If you grew up in South Florida in the 80s you might remember 2 Live Crew's explicit hip-hop music blend or the Miami bass sound from The Dogs. These iconic South Florida rap groups helped shape a unique sound, influenced by the diverse abundance of cultures found in the region.
On Thursday, Jan. 3, Nova Southeastern University Art Museum will host "History of Art and Hip-Hop in South Florida," where artists Luis Gespert, Kandy Lopez and William Cordova will speak about the expansion of the genre and how it has influenced their art. Lopez is a professor of visual arts, Gispert is a sculptor and photographer who’s documented the hip-hop community through the arts and Cordova is an artist and cultural practitioner originally from Peru. They joined Sundial for a preview of the event and brief hip-hop history lesson.
WLRN: Kandy, why was were you attracted to South Florida hip-hop?
LOPEZ: I think it was the connection within the story or the message behind some of the songs. It also related to art as well. You have this message of survival. So when it comes to the inner city within music it was a way to politically and socially go the opposite direction of what people were listening to on the radio or understand the stories of the young kids that were growing up within this neighborhood. It was trying to create this message so that [the kids] know 'hey there's another way out or hey I can relate to what it is that you're going through.'.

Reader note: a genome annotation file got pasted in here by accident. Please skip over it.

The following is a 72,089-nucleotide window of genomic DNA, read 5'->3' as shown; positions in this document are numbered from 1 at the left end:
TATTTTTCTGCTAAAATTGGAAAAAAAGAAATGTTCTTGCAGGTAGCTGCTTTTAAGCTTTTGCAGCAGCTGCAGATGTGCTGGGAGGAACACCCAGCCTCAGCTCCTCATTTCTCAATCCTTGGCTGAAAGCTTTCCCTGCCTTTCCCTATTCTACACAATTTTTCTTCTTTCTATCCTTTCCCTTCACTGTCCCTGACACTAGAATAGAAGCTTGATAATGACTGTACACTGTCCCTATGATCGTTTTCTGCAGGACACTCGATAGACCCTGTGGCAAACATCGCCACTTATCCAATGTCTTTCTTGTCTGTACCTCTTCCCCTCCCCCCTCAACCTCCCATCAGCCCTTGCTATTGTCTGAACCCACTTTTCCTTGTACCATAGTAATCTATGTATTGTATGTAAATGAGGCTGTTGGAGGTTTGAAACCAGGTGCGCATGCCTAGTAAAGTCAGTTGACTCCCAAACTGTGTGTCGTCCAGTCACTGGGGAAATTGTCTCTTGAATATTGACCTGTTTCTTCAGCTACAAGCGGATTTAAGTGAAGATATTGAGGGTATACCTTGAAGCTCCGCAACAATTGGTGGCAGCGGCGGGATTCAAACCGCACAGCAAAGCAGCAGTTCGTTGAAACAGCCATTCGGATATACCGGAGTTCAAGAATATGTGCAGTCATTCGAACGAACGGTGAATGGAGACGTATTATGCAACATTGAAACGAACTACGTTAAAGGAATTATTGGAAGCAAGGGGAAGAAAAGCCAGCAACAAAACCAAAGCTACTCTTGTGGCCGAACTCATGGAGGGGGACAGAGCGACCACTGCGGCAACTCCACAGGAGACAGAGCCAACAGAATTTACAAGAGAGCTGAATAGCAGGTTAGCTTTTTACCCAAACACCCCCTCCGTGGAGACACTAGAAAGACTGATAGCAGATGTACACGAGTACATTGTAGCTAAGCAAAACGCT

When we're talking about the message of survival within music is showing the message of survival within their life and how to live through what it is that they were going through.
William, what's unique about South Florida is the fact that you've got people from all over Latin America and the Caribbean and they're bringing their influence. Is there one thing that you would say that pushed and created a greater influence on rap music?
CORDOVA: I don't agree with it. I don't think it's diverse at all. I think it's extremely segregated. But what I'm talking about is certain intersections that certain communities meet at. It doesn't mean it's diverse. There are certain commonalities and a coming together of different cultures and races and different genres of music sounds. When [rap music] evolved it was not only coming from the black community but it was also coming from the brown community, the anglo community. It's just that it's very unique to South Florida.
Luis, how does hip-hop music influence your work?
GISPERT: Well it's interesting that we look back at the early days of hip-hop and Miami hip-hop that it was an analogue. We talked about cassettes, turntables, records and boom box. There was a lot of gear so that translated for me very easily when I started to make sculptures. Most visual artists are inspired by music and the music they grow up with or what they listen to currently. So it was inevitable that that would be influenced by that music that made a big impact on me.
Listen to the curated playlist by Kandy Lopez, speaker at the hip-hop symposium.